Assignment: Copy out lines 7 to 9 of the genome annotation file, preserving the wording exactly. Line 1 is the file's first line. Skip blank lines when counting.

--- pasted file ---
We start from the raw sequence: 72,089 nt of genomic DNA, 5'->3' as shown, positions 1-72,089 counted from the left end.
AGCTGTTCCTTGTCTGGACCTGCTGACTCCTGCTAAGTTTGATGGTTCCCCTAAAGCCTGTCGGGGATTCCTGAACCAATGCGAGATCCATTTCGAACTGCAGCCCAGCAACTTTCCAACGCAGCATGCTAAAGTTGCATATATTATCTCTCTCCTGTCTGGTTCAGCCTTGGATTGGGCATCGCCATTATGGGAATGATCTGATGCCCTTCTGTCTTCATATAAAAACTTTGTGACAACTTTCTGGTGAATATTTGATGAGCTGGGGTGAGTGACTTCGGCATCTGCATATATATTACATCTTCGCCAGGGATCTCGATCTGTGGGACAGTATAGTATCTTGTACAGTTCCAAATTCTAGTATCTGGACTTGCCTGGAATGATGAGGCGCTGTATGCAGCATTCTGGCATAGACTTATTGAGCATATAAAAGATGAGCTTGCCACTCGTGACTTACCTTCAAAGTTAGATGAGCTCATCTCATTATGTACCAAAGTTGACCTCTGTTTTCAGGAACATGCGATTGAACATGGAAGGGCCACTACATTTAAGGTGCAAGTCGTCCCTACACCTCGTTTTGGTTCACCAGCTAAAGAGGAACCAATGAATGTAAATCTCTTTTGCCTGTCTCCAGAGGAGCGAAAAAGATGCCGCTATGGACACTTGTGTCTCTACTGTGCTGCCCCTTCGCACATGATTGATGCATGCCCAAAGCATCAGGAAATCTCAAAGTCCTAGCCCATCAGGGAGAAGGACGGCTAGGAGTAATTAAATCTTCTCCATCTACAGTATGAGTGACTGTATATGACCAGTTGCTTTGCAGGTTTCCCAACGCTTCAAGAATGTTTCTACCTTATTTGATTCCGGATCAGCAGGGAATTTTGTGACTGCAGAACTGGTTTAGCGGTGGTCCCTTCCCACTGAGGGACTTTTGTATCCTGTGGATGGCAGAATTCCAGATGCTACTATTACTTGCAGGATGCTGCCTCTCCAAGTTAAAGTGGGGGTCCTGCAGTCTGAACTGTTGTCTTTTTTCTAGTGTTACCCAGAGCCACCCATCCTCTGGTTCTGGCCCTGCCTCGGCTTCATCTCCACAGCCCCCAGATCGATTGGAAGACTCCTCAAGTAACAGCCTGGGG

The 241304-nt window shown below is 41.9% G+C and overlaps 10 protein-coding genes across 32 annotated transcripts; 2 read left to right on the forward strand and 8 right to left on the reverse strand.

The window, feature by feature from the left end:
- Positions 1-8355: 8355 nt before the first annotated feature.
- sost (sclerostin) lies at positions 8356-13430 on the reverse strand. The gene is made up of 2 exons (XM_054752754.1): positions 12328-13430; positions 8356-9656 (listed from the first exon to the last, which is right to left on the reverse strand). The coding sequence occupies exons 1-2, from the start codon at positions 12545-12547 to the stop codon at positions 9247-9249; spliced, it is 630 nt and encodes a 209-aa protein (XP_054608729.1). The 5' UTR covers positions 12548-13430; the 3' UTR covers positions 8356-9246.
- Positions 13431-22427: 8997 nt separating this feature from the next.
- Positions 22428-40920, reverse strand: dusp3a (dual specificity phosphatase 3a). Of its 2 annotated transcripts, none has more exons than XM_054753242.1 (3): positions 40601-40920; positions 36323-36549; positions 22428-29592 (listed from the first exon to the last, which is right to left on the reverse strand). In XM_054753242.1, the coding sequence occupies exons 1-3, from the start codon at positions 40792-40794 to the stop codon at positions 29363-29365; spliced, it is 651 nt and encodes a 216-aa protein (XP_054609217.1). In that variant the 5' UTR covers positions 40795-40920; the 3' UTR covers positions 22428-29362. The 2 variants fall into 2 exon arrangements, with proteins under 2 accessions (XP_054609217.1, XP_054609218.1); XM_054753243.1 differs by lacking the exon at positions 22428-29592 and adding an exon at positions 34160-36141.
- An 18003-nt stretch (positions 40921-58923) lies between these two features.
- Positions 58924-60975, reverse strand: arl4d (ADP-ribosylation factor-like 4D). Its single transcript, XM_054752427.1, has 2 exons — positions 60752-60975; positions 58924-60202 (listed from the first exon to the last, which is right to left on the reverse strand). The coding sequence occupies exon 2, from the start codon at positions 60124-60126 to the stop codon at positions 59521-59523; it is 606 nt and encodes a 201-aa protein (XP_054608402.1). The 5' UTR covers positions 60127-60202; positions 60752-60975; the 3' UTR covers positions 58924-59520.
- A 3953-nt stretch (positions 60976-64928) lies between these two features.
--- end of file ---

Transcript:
- Positions 13431-22427: 8997 nt separating this feature from the next.
- Positions 22428-40920, reverse strand: dusp3a (dual specificity phosphatase 3a). Of its 2 annotated transcripts, none has more exons than XM_054753242.1 (3): positions 40601-40920; positions 36323-36549; positions 22428-29592 (listed from the first exon to the last, which is right to left on the reverse strand). In XM_054753242.1, the coding sequence occupies exons 1-3, from the start codon at positions 40792-40794 to the stop codon at positions 29363-29365; spliced, it is 651 nt and encodes a 216-aa protein (XP_054609217.1). In that variant the 5' UTR covers positions 40795-40920; the 3' UTR covers positions 22428-29362. The 2 variants fall into 2 exon arrangements, with proteins under 2 accessions (XP_054609217.1, XP_054609218.1); XM_054753243.1 differs by lacking the exon at positions 22428-29592 and adding an exon at positions 34160-36141.
- An 18003-nt stretch (positions 40921-58923) lies between these two features.